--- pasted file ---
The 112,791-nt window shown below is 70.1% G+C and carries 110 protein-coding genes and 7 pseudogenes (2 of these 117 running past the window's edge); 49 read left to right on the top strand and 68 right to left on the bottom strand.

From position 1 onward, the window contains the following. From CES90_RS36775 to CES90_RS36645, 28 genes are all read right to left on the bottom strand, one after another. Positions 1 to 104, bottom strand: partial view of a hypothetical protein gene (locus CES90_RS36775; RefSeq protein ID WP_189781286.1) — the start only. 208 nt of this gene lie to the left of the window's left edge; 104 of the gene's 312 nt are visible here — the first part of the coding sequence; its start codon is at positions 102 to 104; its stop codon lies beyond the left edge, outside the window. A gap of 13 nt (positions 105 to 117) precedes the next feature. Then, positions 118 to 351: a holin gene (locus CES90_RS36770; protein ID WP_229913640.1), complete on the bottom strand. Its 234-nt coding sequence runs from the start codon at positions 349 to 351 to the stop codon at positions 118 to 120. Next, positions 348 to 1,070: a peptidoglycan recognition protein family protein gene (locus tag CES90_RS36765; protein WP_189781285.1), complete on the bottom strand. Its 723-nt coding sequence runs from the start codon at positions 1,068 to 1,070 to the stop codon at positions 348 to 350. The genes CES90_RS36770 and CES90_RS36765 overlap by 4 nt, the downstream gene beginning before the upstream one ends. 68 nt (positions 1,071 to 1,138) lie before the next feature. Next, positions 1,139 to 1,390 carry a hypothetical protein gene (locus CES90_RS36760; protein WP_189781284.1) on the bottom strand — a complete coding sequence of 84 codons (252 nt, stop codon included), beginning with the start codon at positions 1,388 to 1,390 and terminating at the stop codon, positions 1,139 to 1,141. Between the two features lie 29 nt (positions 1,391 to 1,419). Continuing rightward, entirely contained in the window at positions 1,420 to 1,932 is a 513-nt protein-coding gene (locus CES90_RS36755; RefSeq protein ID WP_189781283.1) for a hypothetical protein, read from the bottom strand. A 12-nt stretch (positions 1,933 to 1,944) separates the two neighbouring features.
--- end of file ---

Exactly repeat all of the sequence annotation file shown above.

The 112,791-nt window shown below is 70.1% G+C and carries 110 protein-coding genes and 7 pseudogenes (2 of these 117 running past the window's edge); 49 read left to right on the top strand and 68 right to left on the bottom strand.

From position 1 onward, the window contains the following. From CES90_RS36775 to CES90_RS36645, 28 genes are all read right to left on the bottom strand, one after another. Positions 1 to 104, bottom strand: partial view of a hypothetical protein gene (locus CES90_RS36775; RefSeq protein ID WP_189781286.1) — the start only. 208 nt of this gene lie to the left of the window's left edge; 104 of the gene's 312 nt are visible here — the first part of the coding sequence; its start codon is at positions 102 to 104; its stop codon lies beyond the left edge, outside the window. A gap of 13 nt (positions 105 to 117) precedes the next feature. Then, positions 118 to 351: a holin gene (locus CES90_RS36770; protein ID WP_229913640.1), complete on the bottom strand. Its 234-nt coding sequence runs from the start codon at positions 349 to 351 to the stop codon at positions 118 to 120. Next, positions 348 to 1,070: a peptidoglycan recognition protein family protein gene (locus tag CES90_RS36765; protein WP_189781285.1), complete on the bottom strand. Its 723-nt coding sequence runs from the start codon at positions 1,068 to 1,070 to the stop codon at positions 348 to 350. The genes CES90_RS36770 and CES90_RS36765 overlap by 4 nt, the downstream gene beginning before the upstream one ends. 68 nt (positions 1,071 to 1,138) lie before the next feature. Next, positions 1,139 to 1,390 carry a hypothetical protein gene (locus CES90_RS36760; protein WP_189781284.1) on the bottom strand — a complete coding sequence of 84 codons (252 nt, stop codon included), beginning with the start codon at positions 1,388 to 1,390 and terminating at the stop codon, positions 1,139 to 1,141. Between the two features lie 29 nt (positions 1,391 to 1,419). Continuing rightward, entirely contained in the window at positions 1,420 to 1,932 is a 513-nt protein-coding gene (locus CES90_RS36755; RefSeq protein ID WP_189781283.1) for a hypothetical protein, read from the bottom strand. A 12-nt stretch (positions 1,933 to 1,944) separates the two neighbouring features.